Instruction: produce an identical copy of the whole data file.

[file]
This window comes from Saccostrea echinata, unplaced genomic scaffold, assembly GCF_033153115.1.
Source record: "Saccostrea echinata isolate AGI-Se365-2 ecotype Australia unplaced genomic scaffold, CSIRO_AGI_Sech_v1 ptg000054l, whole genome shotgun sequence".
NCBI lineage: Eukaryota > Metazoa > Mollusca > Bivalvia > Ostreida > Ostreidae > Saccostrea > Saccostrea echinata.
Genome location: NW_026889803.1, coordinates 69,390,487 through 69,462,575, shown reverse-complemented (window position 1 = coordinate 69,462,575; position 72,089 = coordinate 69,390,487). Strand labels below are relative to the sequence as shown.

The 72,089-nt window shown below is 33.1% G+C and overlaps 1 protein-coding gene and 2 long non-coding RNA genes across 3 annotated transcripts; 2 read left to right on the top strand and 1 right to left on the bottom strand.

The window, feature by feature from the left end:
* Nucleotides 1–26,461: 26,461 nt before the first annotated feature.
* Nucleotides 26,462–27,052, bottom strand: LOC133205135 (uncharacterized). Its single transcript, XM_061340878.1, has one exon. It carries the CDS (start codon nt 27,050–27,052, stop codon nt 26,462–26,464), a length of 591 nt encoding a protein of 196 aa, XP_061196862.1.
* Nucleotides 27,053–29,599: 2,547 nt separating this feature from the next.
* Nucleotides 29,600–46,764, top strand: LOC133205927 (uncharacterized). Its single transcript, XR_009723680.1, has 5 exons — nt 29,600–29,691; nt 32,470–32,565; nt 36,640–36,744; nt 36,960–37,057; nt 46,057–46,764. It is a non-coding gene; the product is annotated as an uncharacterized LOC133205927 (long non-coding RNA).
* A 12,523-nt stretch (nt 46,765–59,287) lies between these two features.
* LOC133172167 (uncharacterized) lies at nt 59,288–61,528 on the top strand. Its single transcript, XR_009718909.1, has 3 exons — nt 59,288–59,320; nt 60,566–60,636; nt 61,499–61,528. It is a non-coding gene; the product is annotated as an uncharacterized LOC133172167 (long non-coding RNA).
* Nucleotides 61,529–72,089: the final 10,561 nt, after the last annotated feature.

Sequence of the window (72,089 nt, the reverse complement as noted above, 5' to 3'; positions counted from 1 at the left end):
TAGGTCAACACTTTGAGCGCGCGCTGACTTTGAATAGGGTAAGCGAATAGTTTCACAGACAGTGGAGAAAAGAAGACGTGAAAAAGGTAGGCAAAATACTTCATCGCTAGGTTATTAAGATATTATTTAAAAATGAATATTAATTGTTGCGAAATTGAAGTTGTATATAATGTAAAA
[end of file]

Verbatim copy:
This window comes from Saccostrea echinata, unplaced genomic scaffold, assembly GCF_033153115.1.
Source record: "Saccostrea echinata isolate AGI-Se365-2 ecotype Australia unplaced genomic scaffold, CSIRO_AGI_Sech_v1 ptg000054l, whole genome shotgun sequence".
NCBI lineage: Eukaryota > Metazoa > Mollusca > Bivalvia > Ostreida > Ostreidae > Saccostrea > Saccostrea echinata.
Genome location: NW_026889803.1, coordinates 69,390,487 through 69,462,575, shown reverse-complemented (window position 1 = coordinate 69,462,575; position 72,089 = coordinate 69,390,487). Strand labels below are relative to the sequence as shown.

The 72,089-nt window shown below is 33.1% G+C and overlaps 1 protein-coding gene and 2 long non-coding RNA genes across 3 annotated transcripts; 2 read left to right on the top strand and 1 right to left on the bottom strand.

The window, feature by feature from the left end:
* Nucleotides 1–26,461: 26,461 nt before the first annotated feature.
* Nucleotides 26,462–27,052, bottom strand: LOC133205135 (uncharacterized). Its single transcript, XM_061340878.1, has one exon. It carries the CDS (start codon nt 27,050–27,052, stop codon nt 26,462–26,464), a length of 591 nt encoding a protein of 196 aa, XP_061196862.1.
* Nucleotides 27,053–29,599: 2,547 nt separating this feature from the next.
* Nucleotides 29,600–46,764, top strand: LOC133205927 (uncharacterized). Its single transcript, XR_009723680.1, has 5 exons — nt 29,600–29,691; nt 32,470–32,565; nt 36,640–36,744; nt 36,960–37,057; nt 46,057–46,764. It is a non-coding gene; the product is annotated as an uncharacterized LOC133205927 (long non-coding RNA).
* A 12,523-nt stretch (nt 46,765–59,287) lies between these two features.
* LOC133172167 (uncharacterized) lies at nt 59,288–61,528 on the top strand. Its single transcript, XR_009718909.1, has 3 exons — nt 59,288–59,320; nt 60,566–60,636; nt 61,499–61,528. It is a non-coding gene; the product is annotated as an uncharacterized LOC133172167 (long non-coding RNA).
* Nucleotides 61,529–72,089: the final 10,561 nt, after the last annotated feature.

Sequence of the window (72,089 nt, the reverse complement as noted above, 5' to 3'; positions counted from 1 at the left end):
TAGGTCAACACTTTGAGCGCGCGCTGACTTTGAATAGGGTAAGCGAATAGTTTCACAGACAGTGGAGAAAAGAAGACGTGAAAAAGGTAGGCAAAATACTTCATCGCTAGGTTATTAAGATATTATTTAAAAATGAATATTAATTGTTGCGAAATTGAAGTTGTATATAATGTAAAA